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LAUSD’s Matt Waynee named National Magnet School Teacher of the Year

Craig Clough | May 19, 2016

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IMG_1256Three years ago, the school now known as the LAUSD/USC Cinematic Arts and Engineering Magnet converted from a performing arts magnet into one with a cinematic focus, and it hired Matt Waynee to head up the new cinematic arts department.

To add to his success at the school, Waynee has now been named National Magnet School Teacher of the Year by Magnet Schools of America.

“It’s amazing. I’ve been teaching a long time and it is an honor. I tell my students that I could not have won it without them because I get to brag about them and all the amazing projects they are doing,” Waynee said.

Waynee worked in Hollywood for a dozen years and earned a list of screenwriting and producing credits before coming to the school. He previously worked as a teacher for three years in Texas after graduating from Notre Dame and signing up with Teach For America. Upon moving to Hollywood he earned a master’s degree from USC while substitute teaching before taking the full-time job at LAUSD/USC Cinematic Arts and Engineering Magnet.

The magnet school is a small one for the district, with 660 students in grades 6-12, and Waynee said one advantage of the size is being able to more closely follow all of his students.

“Being a smaller magnet, we really are a family and you know early on how a student is doing, if they are failing a class or need extra help,” he said.

The funding for the school’s conversion to cinematic arts was part of a three-year, $10.4 million federal Magnet School Assistance Program grant shared with four other schools. The grant has allowed the school to purchase professional-grade film and audio equipment, along with computers and editing software, allowing Waynee’s students to learn college-level skills.

The grant runs out this year, so Waynee said fundraising will be needed to keep the school’s cinematic arts program operating. He already authored a grant that netted $30,000 for the school and will be working on more over the summer.

Waynee teaches his students a wide variety of multimedia skills in a number of courses, including film, video, editing, Photoshop and graphic design.

“He helps everyone and really helps us with our projects and gives us tips and advice. He makes us think and makes us work hard,” said Zion Flores, a junior. “I learned a lot in his classes and taught myself things I never thought I would be interested in like film and photography.”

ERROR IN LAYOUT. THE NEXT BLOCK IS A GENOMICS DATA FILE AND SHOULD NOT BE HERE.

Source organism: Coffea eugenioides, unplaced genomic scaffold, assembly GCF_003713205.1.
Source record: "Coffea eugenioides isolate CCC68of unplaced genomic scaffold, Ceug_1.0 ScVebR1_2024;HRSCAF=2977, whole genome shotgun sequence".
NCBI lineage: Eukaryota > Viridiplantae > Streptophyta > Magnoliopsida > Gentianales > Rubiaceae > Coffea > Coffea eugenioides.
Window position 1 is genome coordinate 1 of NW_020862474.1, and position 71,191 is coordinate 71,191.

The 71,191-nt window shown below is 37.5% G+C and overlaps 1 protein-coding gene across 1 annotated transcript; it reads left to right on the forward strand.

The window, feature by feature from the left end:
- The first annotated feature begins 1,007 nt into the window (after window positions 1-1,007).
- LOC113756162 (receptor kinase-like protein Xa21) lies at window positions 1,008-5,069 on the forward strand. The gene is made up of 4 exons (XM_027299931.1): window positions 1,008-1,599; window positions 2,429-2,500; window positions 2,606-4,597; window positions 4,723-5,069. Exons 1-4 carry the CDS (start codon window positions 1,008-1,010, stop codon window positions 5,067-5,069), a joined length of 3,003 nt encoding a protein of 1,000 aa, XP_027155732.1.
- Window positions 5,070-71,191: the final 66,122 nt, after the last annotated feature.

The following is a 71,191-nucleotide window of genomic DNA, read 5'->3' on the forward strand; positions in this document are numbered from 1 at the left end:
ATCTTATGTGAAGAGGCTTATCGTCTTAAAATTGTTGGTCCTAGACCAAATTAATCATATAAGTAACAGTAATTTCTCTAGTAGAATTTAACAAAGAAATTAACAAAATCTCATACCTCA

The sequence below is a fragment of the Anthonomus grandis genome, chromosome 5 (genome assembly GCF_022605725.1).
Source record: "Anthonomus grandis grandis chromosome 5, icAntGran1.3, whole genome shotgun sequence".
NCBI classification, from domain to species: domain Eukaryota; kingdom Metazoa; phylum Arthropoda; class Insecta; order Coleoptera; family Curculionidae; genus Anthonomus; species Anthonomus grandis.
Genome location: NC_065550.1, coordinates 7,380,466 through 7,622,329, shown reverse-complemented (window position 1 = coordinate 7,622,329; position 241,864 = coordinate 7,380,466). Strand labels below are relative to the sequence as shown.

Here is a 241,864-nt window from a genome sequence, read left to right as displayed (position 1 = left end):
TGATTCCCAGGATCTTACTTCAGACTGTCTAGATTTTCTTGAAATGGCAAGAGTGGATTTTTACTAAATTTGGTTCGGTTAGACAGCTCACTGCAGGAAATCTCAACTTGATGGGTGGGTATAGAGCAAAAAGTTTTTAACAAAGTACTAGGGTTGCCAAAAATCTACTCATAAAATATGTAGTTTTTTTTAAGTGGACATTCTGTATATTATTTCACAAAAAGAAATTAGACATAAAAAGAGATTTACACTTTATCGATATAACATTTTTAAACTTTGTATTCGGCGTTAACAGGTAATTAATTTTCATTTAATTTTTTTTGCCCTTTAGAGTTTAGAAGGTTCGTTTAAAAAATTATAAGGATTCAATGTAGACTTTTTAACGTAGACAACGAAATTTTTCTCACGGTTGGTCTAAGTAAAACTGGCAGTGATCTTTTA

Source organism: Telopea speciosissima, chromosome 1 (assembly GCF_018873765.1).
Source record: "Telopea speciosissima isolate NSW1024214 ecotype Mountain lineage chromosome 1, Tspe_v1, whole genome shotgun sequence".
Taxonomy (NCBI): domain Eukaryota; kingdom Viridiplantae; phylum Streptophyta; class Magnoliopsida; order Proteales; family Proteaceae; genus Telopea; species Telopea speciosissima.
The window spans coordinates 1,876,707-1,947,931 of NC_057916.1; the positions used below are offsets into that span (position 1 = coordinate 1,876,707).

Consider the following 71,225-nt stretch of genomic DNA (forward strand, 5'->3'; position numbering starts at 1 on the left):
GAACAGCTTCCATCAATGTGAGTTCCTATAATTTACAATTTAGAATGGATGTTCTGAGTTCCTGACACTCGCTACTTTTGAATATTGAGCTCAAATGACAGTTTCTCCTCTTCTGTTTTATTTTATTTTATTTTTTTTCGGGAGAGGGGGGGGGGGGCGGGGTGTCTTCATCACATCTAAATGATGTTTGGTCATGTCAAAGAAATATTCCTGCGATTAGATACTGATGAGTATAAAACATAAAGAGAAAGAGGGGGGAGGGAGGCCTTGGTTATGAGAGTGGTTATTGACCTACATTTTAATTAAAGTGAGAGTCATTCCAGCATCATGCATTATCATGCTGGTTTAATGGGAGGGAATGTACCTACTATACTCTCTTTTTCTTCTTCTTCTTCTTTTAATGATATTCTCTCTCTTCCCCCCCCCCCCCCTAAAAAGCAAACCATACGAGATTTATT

One key technique Waynee said he uses to inspire his students is to attach real world experience to his assignments. He often has his students enter outside contests, and some of them have produced stories that have appeared on KCRW and in the Los Angeles Times and other media outlets.

“To me it’s really about finding your passion — and bring it to your students,” Waynee said when asked what he has learned the most about being an effective teacher. “A lot of my students are a little shy or technology-scared at first and they have never used a camera before, but I find they are willing to embrace it. What I try to do more than anything else is give them real world experience. A lot of my assignments are connected to competitions and things that we can do to get published.”

Jessica Munoz, a junior, had an audio story appear on KCRW that she produced in one of Waynee’s classes.

“Mr. Waynee really — as opposed to other teachers — he does short lectures and then lets you be as creative as you want with it. It is more of a suggestion and that you have the power and he lets you explore your creativity,” Munoz said.

Waynee said when students like Munoz get their projects out in the world it can inspire them much more than any lecture or homework assignment can.

“I feel that if they are challenged and see that, ‘Oh, what I am doing has a chance to be seen and get out there,’ they challenge themselves a little more and find what they feared before they maybe get over,” Waynee said.

Several of his students said one of Waynee’s best attributes is his availability, as he is often at his desk during lunch and after school for students who need extra help.

“He’s always here,” said junior Winfred Ruiz. “He’s the one who is always introducing me to new people and to new things. He is always teaching me things. I’ve had Photoshop for three years, and now I know all the tricks. It’s because of him.”

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